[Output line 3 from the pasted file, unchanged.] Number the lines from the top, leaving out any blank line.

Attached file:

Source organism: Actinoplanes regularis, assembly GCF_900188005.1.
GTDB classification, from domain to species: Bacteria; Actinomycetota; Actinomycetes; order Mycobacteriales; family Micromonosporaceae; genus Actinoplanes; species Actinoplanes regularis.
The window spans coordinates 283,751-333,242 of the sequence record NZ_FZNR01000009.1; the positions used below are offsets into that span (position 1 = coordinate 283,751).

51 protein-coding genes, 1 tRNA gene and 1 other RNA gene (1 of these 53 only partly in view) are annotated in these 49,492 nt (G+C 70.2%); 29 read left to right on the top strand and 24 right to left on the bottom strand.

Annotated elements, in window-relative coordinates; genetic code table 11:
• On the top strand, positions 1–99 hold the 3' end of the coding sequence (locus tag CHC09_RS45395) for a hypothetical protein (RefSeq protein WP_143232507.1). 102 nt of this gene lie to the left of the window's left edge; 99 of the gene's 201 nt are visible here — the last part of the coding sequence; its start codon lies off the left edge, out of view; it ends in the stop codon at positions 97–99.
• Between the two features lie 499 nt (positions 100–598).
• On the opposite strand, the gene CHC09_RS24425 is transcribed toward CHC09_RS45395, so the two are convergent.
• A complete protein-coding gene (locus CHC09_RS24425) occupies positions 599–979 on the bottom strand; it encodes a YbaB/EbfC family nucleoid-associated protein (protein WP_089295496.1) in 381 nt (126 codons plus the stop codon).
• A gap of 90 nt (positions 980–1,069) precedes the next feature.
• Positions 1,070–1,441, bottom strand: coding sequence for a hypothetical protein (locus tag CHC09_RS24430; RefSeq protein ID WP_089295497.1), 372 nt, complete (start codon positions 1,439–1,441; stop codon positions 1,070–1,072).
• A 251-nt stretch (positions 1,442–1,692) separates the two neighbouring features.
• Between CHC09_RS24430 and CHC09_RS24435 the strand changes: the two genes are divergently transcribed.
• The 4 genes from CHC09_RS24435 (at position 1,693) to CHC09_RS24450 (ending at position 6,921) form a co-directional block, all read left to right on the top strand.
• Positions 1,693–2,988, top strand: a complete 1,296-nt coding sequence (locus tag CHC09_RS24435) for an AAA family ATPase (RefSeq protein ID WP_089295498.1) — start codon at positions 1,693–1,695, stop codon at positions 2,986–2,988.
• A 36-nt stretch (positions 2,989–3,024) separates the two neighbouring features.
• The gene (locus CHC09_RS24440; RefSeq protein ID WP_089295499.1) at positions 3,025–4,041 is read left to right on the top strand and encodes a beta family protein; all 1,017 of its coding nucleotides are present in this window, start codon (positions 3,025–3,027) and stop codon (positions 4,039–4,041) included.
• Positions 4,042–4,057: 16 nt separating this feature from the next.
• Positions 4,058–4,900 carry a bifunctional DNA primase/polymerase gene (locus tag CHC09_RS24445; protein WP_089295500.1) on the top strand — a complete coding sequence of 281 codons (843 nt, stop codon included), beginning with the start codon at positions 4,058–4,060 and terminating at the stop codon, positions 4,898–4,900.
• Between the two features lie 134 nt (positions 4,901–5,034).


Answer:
The window spans coordinates 283,751-333,242 of the sequence record NZ_FZNR01000009.1; the positions used below are offsets into that span (position 1 = coordinate 283,751).